We are killing the imaginations of our young.
I started thinking about this recently while traveling on Virginia Route 522 from Winchester to Front Royal, because in the van to my left, a Disney movie was playing on a screen that hung down for the kids in the back seat. Adding to my irritation was the fact that we were within half a mile of Dinosaur Land, one of those old-fashioned roadside attractions that were everywhere fifty years ago. In fact, Dinosaur Land opened fifty years ago and just getting a glimpse of those giant, plaster T-Rexes and their friends would have held my imagination for another 100 miles.
Fifty years ago, in the days before DVD screens, or for that matter, power windows, headrests, air-conditioning, or seat belts, you had to entertain yourself as you cruised along on family vacation or anywhere else you were going. And you were not likely to be cruising on the Interstate because it had only been started 10 years before and was largely incomplete. In those days, if you drove past an abandoned house, that was automatically a haunted house, and you populated it according to your own imaginative taste. You read the billboards, watched the attendants wash car windshields at the Esso station, and noticed that the town you were now passing through looked a bit different from your own town. I am convinced that my sense of observation and imagination was developed because it was encouraged by Mom and Dad–and by necessity–and not anesthetized by electronics that could only be . . . well, that could only be imagined back then.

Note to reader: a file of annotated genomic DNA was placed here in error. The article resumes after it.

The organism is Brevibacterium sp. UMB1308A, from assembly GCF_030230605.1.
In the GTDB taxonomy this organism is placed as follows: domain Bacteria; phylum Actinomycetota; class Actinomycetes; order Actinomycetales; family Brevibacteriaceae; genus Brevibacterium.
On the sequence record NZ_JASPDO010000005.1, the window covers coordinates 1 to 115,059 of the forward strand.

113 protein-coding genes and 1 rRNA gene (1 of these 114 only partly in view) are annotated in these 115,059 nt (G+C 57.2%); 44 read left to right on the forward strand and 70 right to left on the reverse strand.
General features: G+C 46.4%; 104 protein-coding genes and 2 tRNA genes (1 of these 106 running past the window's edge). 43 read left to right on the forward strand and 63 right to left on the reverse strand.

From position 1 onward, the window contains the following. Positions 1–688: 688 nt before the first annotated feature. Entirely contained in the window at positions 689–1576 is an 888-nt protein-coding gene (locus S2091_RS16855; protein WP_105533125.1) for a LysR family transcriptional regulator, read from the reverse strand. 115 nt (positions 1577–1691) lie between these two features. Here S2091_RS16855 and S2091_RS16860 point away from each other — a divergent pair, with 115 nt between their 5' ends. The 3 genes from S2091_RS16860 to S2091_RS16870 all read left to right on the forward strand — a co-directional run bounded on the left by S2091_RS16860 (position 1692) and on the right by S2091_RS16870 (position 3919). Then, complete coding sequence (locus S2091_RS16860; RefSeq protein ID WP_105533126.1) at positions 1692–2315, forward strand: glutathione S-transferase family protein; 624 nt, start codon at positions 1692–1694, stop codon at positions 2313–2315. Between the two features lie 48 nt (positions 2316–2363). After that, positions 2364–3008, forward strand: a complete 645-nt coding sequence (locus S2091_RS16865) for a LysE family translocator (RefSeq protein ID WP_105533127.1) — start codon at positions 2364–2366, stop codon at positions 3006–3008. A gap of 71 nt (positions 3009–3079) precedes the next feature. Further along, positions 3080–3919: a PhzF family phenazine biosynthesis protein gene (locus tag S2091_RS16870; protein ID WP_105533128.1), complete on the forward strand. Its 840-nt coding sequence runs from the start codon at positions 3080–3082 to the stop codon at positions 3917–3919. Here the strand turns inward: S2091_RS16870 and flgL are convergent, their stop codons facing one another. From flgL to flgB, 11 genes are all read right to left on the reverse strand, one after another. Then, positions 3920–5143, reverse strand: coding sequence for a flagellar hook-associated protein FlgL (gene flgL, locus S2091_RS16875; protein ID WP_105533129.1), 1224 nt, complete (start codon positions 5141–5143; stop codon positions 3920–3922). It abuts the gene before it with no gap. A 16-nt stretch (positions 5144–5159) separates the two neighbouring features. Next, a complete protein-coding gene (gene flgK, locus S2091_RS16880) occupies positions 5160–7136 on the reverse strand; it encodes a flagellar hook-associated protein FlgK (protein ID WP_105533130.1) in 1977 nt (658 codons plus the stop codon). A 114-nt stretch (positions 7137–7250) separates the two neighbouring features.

Indeed, someone had to imagine that an on-board DVD player could exist before it did. It is imagination that is the genesis for our modern world. Every inventor from the guy who invented the DVR all the way back to the guy who invented the wheel, had to imagine the thing first. It was definitely a guy who invented the DVR, the magical device that allows us to return immediately to what just happened in the game, for example, and determine for ourselves whether the runner was safe or out. Could have been a lady who invented the wheel, though. Maybe someone who wanted a practical conveyance by which she could bring home all that stuff that was on sale at some pre-historic Kohl’s, because adding up her coupons and Kohl’s bucks and the secret Kohl’s word of the day gave her 900% off, and so she got 78 blouses for a nickel. (Assuming the nickel had been invented before the wheel.)
Sorry. That last bit was just my imagination running away with me, but the point is this: If we want future inventors or bloggers or Temptations, we need to encourage our children to develop their imaginations, and not just passively consume what others have imagined for them.